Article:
Seeking to increase safety in the South Boston Seaport area, Rep. Nick Collins and Boston Police Commissioner William Evans asked lawmakers Wednesday to make changes to police jurisdiction on Massport properties, with Collins calling the changes “long overdue.”
Collins asked the Transportation Committee for passage of legislation that would grant Boston and state police concurrent jurisdiction to land owned by the Massachusetts Port Authority in Boston, where he said city police are banned from responding.
“Failing to fix this important issue could have grave consequences,” said Boston Police Commissioner William Evans, who was joined by Boston Police Patrolman’s Association President Thomas Nee and a representative of Boston detectives.
Collins said landline emergency calls from the Seaport area go to Boston’s dispatch, but BPD are not allowed to respond to the calls.
While Boston officials decried the jurisdictional situation, Massport Director of Maritime Security and Chief of Massport Police Joe Lawless said the bill is unnecessary and would complicate a successful cooperation with Boston Police.
“Blurring the jurisdictional lines on Massport property would have a detrimental effect,” said Lawless. He said, “The policing system on Massport properties is not broken. It does not need fixing.”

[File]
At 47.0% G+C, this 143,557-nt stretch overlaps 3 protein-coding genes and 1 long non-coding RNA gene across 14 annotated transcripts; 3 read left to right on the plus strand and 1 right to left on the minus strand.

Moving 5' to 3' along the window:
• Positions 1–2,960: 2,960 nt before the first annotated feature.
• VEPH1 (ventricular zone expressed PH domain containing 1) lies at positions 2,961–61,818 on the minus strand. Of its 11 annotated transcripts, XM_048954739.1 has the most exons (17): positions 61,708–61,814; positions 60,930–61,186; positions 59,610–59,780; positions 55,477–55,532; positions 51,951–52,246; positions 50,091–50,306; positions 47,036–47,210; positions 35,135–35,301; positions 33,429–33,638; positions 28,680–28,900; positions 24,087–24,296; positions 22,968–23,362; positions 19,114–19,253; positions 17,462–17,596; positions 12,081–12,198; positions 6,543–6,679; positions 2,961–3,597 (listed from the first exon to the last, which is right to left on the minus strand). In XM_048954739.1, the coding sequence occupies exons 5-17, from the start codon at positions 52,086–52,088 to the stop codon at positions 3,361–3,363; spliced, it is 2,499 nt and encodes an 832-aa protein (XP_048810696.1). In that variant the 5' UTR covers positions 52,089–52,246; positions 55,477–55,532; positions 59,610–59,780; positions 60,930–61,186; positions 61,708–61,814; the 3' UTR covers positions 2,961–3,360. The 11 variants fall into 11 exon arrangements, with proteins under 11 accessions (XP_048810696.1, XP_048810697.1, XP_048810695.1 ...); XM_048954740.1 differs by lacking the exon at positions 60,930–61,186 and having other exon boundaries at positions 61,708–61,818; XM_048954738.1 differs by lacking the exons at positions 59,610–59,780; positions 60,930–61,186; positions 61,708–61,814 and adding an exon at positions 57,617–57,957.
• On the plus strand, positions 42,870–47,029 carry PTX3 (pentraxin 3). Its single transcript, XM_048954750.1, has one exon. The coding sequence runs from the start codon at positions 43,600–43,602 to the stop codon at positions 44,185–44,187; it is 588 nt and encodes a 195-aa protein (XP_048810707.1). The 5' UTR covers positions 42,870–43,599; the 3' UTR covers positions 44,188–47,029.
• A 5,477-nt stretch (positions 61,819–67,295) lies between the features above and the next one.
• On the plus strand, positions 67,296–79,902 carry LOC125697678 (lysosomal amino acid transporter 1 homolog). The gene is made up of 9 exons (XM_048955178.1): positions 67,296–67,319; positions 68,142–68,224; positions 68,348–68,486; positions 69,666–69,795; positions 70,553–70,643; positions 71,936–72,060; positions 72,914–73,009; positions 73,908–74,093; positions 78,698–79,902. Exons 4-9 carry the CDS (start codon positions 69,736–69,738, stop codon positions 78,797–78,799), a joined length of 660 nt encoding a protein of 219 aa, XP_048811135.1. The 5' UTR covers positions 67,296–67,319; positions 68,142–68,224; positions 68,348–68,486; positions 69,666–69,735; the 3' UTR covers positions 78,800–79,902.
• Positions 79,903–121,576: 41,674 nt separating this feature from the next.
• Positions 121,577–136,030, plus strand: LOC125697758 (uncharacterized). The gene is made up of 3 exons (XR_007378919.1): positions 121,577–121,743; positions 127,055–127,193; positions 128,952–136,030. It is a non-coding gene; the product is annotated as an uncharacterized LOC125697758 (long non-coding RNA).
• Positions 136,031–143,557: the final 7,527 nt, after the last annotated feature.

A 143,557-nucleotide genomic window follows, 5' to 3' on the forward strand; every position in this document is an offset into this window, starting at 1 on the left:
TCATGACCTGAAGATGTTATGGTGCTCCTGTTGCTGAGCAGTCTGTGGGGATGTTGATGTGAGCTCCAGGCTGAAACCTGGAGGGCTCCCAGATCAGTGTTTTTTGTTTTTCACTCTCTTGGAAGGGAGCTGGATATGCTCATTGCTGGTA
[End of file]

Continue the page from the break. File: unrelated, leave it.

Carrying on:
Massport, state and Boston authorities have cooperated at events such as the Democratic National Convention, Lawless said, though he said there are sometimes deficiencies in BPD’s transfer of information from 911 calls, which he said poses risks.
Evans, who said he is conveying the wishes of Boston Mayor Marty Walsh, said “there’s no logical reason why the Massport property should be treated differently than Department of Conservation and Recreation property and state roads in Boston.”
The bill calls for a memorandum of understanding between BPD and the State Police in consultation with Massport. The memorandum would cover procedures involving assignment of police officers, first responder calls and emergency 911 dispatch, emergencies occurring on Massport properties, criminal investigations of incidents and crimes, and arrests and processing of individuals taken into custody.
Collins said the bill would not apply to maritime or aviation properties.
Evans said the bill “does not take away any authority of the state police.”
The bill (S 1659/ H 3035) was filed by former Sen. Jack Hart and Collins, both South Boston Democrats.
Nee said the current law hinders the ability of police. “We could run across one road, be in the city of Boston, and not convey our authority as police officers,” Nee said.
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